Despite reports of a gloomy economy in some Asian countries, the luxury hotel business there is steadily on the rise, Rosewood Hotels & Resorts President Radha Arora told Maria Bartiromo on Opening Bell.

The occupancy rate of luxury hotels reached 75% last year, up from 64% in ’09, according to STR Global, an American company that tracks supply and demand data for the hotel industry.

“The fact that it’s up by 25% year on year, we are back to the boom days.” Arora said. “We don’t want to get carried away with ourselves … [but] we are remaining very optimistic for the next two years at least.”

The ultra-luxury hotel management company based in Dallas, Texas is seeing potential across the globe. “We just announced four more hotels in China, altogether eight in Asia,” Arora said. “So there’s a lot of demand there.”

Arora says he does not think China’s economy has slowed considerably. “I think China will continue to improve … We continue to put all our effort in China and Asia,” he said.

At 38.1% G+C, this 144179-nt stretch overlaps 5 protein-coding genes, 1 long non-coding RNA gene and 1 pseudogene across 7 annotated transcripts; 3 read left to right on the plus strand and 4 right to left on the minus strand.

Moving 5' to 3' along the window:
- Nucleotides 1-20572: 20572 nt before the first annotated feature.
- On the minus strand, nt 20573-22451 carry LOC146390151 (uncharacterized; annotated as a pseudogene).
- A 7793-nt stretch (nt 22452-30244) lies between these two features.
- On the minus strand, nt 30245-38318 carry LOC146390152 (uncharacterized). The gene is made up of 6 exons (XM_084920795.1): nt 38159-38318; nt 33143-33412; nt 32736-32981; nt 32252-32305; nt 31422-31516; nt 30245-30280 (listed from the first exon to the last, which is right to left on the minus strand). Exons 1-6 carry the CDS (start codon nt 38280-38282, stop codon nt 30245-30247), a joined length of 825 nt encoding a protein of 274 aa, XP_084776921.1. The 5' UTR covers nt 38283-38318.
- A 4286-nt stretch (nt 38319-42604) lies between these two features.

The business travelers and vacationers remain the driving forces of the luxury hotels market. Arora says business travelers give them a baseline for their properties, while the leisure travelers drive up demands for suites.

“These multigenerational families that want to travel together take up not just one room, two rooms but a handful of rooms at the same time, driving the occupancy up,” Arora said.

Arora believes this phenomenon will grow stronger in the future, and Rosewood Hotels is considering switching its business model to a bigger suites ratio.

In the end of 2013, Rosewood Hotels went through a revamping process guided by its “sense of place” philosophy.

“We really embrace it. It’s our ethos.” Arora said.

According to Arora, the “sense of place” philosophy relies heavily on “embracing the local cultures” and “finding the right people that know local cultures” because they are able to “impart their experiences locally to our clientele.”

“So, as a brand, the whole revamp is [about] understanding today’s affluent explorers: what their expectations are of a sense of place,” Arora said.